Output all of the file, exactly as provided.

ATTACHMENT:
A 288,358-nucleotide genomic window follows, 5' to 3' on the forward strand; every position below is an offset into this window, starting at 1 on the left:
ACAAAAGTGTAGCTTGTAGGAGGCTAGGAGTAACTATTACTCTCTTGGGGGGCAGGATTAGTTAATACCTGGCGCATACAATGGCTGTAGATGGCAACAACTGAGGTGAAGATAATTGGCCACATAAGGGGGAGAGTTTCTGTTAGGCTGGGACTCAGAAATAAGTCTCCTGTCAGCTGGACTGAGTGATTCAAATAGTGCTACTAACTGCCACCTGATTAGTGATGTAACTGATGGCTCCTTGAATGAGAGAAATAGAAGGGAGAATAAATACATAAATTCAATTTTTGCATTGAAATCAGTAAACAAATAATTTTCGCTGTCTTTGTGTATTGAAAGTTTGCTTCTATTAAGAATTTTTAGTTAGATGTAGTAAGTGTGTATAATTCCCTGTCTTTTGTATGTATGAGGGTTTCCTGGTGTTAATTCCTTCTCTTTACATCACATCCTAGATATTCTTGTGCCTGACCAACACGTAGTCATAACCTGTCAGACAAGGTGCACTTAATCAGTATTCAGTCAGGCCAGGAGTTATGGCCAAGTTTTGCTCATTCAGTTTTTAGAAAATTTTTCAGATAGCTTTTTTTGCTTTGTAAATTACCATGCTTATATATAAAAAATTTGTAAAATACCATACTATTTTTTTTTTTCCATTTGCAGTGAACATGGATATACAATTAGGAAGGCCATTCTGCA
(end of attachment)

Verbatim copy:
A 288,358-nucleotide genomic window follows, 5' to 3' on the forward strand; every position below is an offset into this window, starting at 1 on the left:
ACAAAAGTGTAGCTTGTAGGAGGCTAGGAGTAACTATTACTCTCTTGGGGGGCAGGATTAGTTAATACCTGGCGCATACAATGGCTGTAGATGGCAACAACTGAGGTGAAGATAATTGGCCACATAAGGGGGAGAGTTTCTGTTAGGCTGGGACTCAGAAATAAGTCTCCTGTCAGCTGGACTGAGTGATTCAAATAGTGCTACTAACTGCCACCTGATTAGTGATGTAACTGATGGCTCCTTGAATGAGAGAAATAGAAGGGAGAATAAATACATAAATTCAATTTTTGCATTGAAATCAGTAAACAAATAATTTTCGCTGTCTTTGTGTATTGAAAGTTTGCTTCTATTAAGAATTTTTAGTTAGATGTAGTAAGTGTGTATAATTCCCTGTCTTTTGTATGTATGAGGGTTTCCTGGTGTTAATTCCTTCTCTTTACATCACATCCTAGATATTCTTGTGCCTGACCAACACGTAGTCATAACCTGTCAGACAAGGTGCACTTAATCAGTATTCAGTCAGGCCAGGAGTTATGGCCAAGTTTTGCTCATTCAGTTTTTAGAAAATTTTTCAGATAGCTTTTTTTGCTTTGTAAATTACCATGCTTATATATAAAAAATTTGTAAAATACCATACTATTTTTTTTTTTCCATTTGCAGTGAACATGGATATACAATTAGGAAGGCCATTCTGCA